(Above: delicious Pope and more papal infallibility available in gallery form here).
You can imagine how startled the pond was to wake up to the repeat of the RN Law Report rabbiting on about Magna Carta and its significance, and in particular the clause:
No free man shall be captured or imprisoned or disseised of his freehold or of his liberties, or of his free customs, or be outlawed or exiled or in any way destroyed, nor will we proceed against him by force or proceed against him by arms, but by the lawful judgment of his peers or by the law of the land.
The report's available here, with useful links, but warning, it will only lead to tears to anyone listening, as the country writhes under wicked King Tony, and lick spittle henchman, the baron Sir Peter of Mutton, who makes the Sheriff of Nottingham seem like a wild-eyed libertarian. And then there's the serfs in the employ of a robber press baron cheering on wicked King Tony ...
There's no end to this wicked gang's evil-doing and law-breaking. They've even gone into the people smuggling business:
But what's this? Even the IPA thinks King Tony might have gone too far? Even that pompous blowhard and fellow traveller, tiny, nay invisible Tim, seems to have finally decided enough is enough:
You can cop the IPA story at the Graudian here, which has taken to calling its stories "exclusive" - et tu Graudianites?
Why the pond was startled to watch The Drum - no, it's not turning into a habit - and see the "balancing figures" of Chris Berg and Jennifer Hewitt bagging the government and jolly Joe on gay marriage and naughty King Tony and so on. (You can suffer too, here).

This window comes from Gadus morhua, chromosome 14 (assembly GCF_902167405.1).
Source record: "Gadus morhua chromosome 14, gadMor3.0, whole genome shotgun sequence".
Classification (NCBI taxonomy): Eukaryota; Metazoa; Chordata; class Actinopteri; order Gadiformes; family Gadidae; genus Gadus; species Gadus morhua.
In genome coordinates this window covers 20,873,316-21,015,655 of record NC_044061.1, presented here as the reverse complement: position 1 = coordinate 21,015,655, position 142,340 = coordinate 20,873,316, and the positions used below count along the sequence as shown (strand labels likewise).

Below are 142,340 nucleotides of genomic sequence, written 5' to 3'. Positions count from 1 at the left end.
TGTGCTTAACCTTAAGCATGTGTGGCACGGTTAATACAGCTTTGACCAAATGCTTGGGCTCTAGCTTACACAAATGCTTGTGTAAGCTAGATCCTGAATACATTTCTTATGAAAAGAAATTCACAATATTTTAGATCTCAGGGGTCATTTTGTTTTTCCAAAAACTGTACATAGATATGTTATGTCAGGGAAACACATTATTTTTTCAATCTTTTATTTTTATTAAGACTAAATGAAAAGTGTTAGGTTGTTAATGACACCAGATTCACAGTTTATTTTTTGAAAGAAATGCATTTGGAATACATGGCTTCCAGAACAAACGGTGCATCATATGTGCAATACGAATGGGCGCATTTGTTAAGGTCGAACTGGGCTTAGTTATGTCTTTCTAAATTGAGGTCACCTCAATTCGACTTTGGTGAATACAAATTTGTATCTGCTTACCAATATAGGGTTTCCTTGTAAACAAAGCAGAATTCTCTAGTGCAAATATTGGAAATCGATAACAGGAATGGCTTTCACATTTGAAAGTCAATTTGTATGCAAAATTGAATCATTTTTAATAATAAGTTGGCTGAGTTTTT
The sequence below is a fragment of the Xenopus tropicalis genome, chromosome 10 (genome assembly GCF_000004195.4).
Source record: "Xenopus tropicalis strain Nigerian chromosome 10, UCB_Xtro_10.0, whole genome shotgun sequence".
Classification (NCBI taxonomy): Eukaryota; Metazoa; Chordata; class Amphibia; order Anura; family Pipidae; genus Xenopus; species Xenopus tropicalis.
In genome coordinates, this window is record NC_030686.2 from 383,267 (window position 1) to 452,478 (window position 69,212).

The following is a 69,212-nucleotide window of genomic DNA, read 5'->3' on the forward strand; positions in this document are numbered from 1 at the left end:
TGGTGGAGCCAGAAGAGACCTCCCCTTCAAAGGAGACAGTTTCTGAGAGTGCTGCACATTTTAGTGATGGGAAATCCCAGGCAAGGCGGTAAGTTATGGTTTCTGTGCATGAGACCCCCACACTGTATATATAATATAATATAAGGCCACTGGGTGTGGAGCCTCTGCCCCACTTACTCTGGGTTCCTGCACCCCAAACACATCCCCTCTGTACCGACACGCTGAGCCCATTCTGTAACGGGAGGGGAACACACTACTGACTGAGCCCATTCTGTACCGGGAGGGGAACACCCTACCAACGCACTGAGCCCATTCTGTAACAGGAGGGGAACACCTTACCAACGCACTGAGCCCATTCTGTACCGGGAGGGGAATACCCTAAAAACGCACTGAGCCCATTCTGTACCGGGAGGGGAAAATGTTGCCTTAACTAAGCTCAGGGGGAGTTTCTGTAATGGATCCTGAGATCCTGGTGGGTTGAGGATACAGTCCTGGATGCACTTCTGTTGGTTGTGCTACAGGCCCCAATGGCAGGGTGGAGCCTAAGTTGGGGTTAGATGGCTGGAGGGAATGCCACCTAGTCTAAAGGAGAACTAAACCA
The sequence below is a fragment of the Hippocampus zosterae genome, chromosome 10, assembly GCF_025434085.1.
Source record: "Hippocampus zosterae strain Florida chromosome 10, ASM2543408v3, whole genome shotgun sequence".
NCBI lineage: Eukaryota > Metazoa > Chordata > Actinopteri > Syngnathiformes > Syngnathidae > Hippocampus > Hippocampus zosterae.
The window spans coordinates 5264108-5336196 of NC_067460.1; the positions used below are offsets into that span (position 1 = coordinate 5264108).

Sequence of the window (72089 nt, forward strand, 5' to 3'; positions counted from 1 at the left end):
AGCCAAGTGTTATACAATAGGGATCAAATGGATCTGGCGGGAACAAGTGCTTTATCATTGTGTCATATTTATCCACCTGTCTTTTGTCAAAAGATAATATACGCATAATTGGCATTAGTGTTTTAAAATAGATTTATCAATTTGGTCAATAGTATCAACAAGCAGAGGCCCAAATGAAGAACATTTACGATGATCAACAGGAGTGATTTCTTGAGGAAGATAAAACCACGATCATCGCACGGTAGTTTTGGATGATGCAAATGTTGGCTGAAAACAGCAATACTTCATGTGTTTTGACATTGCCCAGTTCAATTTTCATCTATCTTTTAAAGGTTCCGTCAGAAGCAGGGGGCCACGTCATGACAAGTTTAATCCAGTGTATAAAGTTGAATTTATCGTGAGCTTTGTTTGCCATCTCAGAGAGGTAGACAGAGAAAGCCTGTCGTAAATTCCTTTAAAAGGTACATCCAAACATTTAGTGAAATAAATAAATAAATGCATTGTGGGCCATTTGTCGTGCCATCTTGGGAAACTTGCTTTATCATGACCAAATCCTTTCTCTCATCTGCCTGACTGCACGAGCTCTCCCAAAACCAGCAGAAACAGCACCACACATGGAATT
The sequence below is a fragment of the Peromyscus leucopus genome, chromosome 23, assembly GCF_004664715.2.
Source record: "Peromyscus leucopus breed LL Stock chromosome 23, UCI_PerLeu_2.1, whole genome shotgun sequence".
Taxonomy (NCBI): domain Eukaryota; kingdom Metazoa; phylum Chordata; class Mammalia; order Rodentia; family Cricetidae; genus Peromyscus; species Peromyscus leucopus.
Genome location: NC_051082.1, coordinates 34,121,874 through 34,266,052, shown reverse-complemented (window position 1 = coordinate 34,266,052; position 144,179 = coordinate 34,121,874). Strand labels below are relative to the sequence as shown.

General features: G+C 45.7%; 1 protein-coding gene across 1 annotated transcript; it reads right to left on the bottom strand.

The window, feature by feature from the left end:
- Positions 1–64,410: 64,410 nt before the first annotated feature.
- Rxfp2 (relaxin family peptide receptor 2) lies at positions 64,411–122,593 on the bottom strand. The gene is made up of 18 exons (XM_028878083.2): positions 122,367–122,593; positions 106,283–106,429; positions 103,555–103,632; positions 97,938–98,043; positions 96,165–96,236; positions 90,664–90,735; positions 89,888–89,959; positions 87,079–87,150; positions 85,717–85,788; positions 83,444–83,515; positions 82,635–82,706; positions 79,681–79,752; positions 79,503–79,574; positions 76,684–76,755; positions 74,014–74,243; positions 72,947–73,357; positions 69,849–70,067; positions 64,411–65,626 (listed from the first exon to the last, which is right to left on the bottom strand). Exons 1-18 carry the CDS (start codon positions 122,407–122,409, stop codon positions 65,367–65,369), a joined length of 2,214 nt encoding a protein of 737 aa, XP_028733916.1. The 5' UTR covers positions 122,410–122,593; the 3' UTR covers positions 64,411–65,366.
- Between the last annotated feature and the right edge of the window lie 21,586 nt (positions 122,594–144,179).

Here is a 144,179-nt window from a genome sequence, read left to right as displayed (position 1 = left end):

And what do you know, there's Chris Berg in print waxing lyrical in Magna Carta: archaic tax document and icon of liberty.
Ah Magna Carta, good enough for medieval folk, but we're talking pre-medieval for the current gang of neo-fascists ...
Oh okay, the pond has been dodging, ducking and weaving, feinting, doing whatever it can to avoid the matter of jolly Joe, but hey this is social media, and chatter we must ...
Everybody's having enormous fun at the expense of the bloated fool. Here's the immortal Rowe joining the immortal Pope (and a gallery of Rowe here):
And Pope, bless his socks, had another go at it:
There must be some sort of fresh angle for the pond.
Is there, for example, anyone in the commentariat as silly and as out of touch as Jolly Joe?
Thank the long absent lord for the Bolter.
Talk about clunky - but then you've probably never seen a Dutch sitcom. Warning: the pond in no way encourages this sort of activity, which is best left to professional stunt people.
Oh dear, never mind, wiki it here if you must, but there's the Bolter actually defending jolly Joe, confirming that there's nothing like a decent red and the ability to afford opera tickets that gives a proper perspective on the world. Talk about a Dutch sitcom!
Even the Daily Terror couldn't make that sort of mistake. Oh sure they did their best to distract with an "exclusive" about the terror threat being here to stay, but they also had to give jolly Joe his due:
As for that editorial? Oh never mind, let's just go with these splashes:
And here's jolly Joe's real crime. He doesn't seem to understand that, in Sydney at least, everyone is obsessed with real estate, and how the average punter might get a foot in the door and actually get a property somewhere a little closer to the city than Blacktown.
That's what happens when you're a fat cat ponce living in isolation in Hunter's Hill. It was even more gormless than Abbott saying that everyone wanted the price of their houses to go up, as if this was some sort of answer to the reality that Sydney is currently in the grip of a housing bubble. In the pond's area, in the last year average pricing for houses has gone up 30%.
Now in an Ayn Rand, fuck you Jack and Jill, I'm alright, that's great news. Especially if you're alright, like Abbott and jolly Joe, and it has to be said, with a smug smile, the pond.